Demographically, among the Kalenjins, the Nandi are the majority at 60 per cent, followed by the Keiyo and Marakwet, including nearly all other Kalenjin sub-ethnic groups making up the remaining 40 per cent. The non-Kalenjins form about 23 per cent of the total population, with the Kikuyus and Luhyas being the majority. At the last registration, Uasin Gishu has 460,000 registered voters. Using the above demographics then there is an estimated 105,000 voters that are non-Nandi migrants. Mandago, a Nandi, had appointed a Keiyo – Daniel Kiprotich Chepno – as his running mate. Buzeki is a Keiyo and his wife Kikuyu, and has appointed a Nandi as running mate. If the Keiyo vote for Buzeki and the Kikuyu vote for their in-law, then indeed Mandago has a real reason to be scared because of the split Nandi vote. Besides, the Nandi of Uasin Gishu are rather detribalized and they are not exactly looking at Mandago strictly as one of their own. Mandago’s strength therefore was to ride on the Jubilee Party ticket, but it is increasingly apparent that he might still lose in spite of it.



After antagonising the migrant communities in his sometimes careless talk and actions, Mandago has made himself unpopular among them. It is clear to all that they are likely to tip the balance against him. Mandago’s careless actions began when he actively played down the bid by a local Kikuyu leaders bidding for the deputy governor position. They stated that they had been in the county for over 50 years and had contributed immensely to the economic development of the county. They cited neighbouring Nakuru county, in which the majority Kikuyu have a Kalenjin deputy governor and also Trans Nzoia and Bungoma, where the majority Luhya had Kalenjins as DGs. Huruma MCA Peter Chomba was seen as the likely contender for the position. Mandago was deaf to those arguments in what appeared to be ethnic chauvinism on his part. However, when Buzeki, who has close Kikuyu relatives, came into the picture, things suddenly changed. Deputy President Ruto himself has close Kikuyu relatives, his sister is married to a Kikuyu.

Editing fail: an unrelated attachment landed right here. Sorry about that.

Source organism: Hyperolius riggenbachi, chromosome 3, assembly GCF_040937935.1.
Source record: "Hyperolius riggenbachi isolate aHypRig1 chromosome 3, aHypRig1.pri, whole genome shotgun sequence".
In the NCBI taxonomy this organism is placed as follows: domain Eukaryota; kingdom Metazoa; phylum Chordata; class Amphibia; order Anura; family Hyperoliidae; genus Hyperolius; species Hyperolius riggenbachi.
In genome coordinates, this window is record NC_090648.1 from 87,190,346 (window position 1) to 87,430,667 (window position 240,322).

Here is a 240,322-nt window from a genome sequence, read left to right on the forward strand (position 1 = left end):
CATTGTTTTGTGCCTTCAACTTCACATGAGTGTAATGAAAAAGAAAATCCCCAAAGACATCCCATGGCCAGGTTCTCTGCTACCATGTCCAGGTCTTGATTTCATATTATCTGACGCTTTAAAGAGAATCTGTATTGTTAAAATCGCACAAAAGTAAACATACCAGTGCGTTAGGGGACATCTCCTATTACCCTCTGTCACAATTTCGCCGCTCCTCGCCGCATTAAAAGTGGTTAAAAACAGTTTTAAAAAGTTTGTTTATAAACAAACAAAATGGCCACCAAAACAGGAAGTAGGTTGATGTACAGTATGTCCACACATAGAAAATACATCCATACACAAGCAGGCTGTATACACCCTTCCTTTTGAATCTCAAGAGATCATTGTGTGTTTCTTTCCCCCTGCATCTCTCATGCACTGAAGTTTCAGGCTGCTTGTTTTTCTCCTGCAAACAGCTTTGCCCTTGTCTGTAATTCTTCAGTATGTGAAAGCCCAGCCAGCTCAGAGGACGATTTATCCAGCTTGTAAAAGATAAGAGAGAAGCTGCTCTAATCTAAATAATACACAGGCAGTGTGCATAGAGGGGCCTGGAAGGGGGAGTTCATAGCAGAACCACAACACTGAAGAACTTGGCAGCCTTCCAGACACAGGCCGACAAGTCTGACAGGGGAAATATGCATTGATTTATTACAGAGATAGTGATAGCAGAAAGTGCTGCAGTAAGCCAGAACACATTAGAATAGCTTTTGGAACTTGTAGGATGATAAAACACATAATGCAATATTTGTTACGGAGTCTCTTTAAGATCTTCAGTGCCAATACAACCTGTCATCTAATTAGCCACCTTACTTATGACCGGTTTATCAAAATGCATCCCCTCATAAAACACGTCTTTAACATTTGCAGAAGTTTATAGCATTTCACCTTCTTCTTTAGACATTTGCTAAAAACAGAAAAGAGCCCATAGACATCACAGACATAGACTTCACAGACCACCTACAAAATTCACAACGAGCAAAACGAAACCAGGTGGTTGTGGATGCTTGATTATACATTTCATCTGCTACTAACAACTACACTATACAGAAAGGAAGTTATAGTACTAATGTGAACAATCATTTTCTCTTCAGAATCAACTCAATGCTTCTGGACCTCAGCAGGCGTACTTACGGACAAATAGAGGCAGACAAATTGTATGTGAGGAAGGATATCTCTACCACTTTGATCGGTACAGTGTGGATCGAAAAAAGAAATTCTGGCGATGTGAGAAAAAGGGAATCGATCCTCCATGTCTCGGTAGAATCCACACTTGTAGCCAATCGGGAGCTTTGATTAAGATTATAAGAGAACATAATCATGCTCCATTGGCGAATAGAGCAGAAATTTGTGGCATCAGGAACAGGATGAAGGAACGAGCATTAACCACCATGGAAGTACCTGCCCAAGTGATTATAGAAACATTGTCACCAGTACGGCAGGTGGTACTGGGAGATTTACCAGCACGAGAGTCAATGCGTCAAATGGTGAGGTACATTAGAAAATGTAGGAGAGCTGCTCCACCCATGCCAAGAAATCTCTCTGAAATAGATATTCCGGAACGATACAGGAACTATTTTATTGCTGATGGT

Long starved of leadership, the Kikuyu will want to see Buzeki become governor. Such outfits as the recently formed Kikuyu Elders’ Welfare Association, led by Samuel wa Kabari of Yamumbi, are seen as part of that effort to rebuild Kikuyu influence in Uasin Gishu after being badly hit by the post-election violence of 2007/8. Mandago has a few Kikuyu allies, including prominent businessman Joseph Wainaina. Other than Chomba, the Langas MCA Francis Muya is likely throw his weight behind Buzeki as will the NASA-leaning Luhya, who have been treated coldly after one of their own – Kevin Okwara – won the Turbo constituency Jubilee ticket.



The youth vote and the urban elite is another very important factor worrying Mandago. Seventy per cent of Uasin Gishu are young people below 23 and they often are in need of jobs and a toehold in life. These demographics tend to be attracted to self-made individuals and rags-to-riches stories that mirror their own. For that, Buzeki is their man. Besides, Buzeki has brought in Samuel Cheruiyot, a soft-spoken Nandi professional, as running mate. Samson Cheruiyot, a graduate of the University of Eastern Africa Baraton (just like deputy Governor Daniel Chemno), is bringing to the Buzeki ticket the vibrancy of youth. Chemno, on the other hand, at 53, is older than the governor by nearly a decade.